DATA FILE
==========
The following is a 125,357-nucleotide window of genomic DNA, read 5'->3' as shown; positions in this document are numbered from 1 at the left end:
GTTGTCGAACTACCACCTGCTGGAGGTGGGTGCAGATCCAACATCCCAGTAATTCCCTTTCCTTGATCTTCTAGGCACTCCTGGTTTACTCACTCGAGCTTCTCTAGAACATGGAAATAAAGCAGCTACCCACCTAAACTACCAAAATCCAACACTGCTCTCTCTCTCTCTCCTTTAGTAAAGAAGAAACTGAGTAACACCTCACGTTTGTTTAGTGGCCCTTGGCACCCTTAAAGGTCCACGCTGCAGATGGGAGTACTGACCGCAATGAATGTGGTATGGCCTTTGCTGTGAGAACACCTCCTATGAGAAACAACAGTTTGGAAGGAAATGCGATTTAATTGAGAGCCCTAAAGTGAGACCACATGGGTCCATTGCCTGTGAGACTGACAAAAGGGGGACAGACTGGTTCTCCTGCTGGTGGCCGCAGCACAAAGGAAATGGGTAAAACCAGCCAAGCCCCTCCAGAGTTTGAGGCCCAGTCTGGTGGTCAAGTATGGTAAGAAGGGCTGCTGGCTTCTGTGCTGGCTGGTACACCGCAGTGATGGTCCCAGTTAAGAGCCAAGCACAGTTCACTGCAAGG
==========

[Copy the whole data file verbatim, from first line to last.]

The following is a 125,357-nucleotide window of genomic DNA, read 5'->3' as shown; positions in this document are numbered from 1 at the left end:
GTTGTCGAACTACCACCTGCTGGAGGTGGGTGCAGATCCAACATCCCAGTAATTCCCTTTCCTTGATCTTCTAGGCACTCCTGGTTTACTCACTCGAGCTTCTCTAGAACATGGAAATAAAGCAGCTACCCACCTAAACTACCAAAATCCAACACTGCTCTCTCTCTCTCTCCTTTAGTAAAGAAGAAACTGAGTAACACCTCACGTTTGTTTAGTGGCCCTTGGCACCCTTAAAGGTCCACGCTGCAGATGGGAGTACTGACCGCAATGAATGTGGTATGGCCTTTGCTGTGAGAACACCTCCTATGAGAAACAACAGTTTGGAAGGAAATGCGATTTAATTGAGAGCCCTAAAGTGAGACCACATGGGTCCATTGCCTGTGAGACTGACAAAAGGGGGACAGACTGGTTCTCCTGCTGGTGGCCGCAGCACAAAGGAAATGGGTAAAACCAGCCAAGCCCCTCCAGAGTTTGAGGCCCAGTCTGGTGGTCAAGTATGGTAAGAAGGGCTGCTGGCTTCTGTGCTGGCTGGTACACCGCAGTGATGGTCCCAGTTAAGAGCCAAGCACAGTTCACTGCAAGG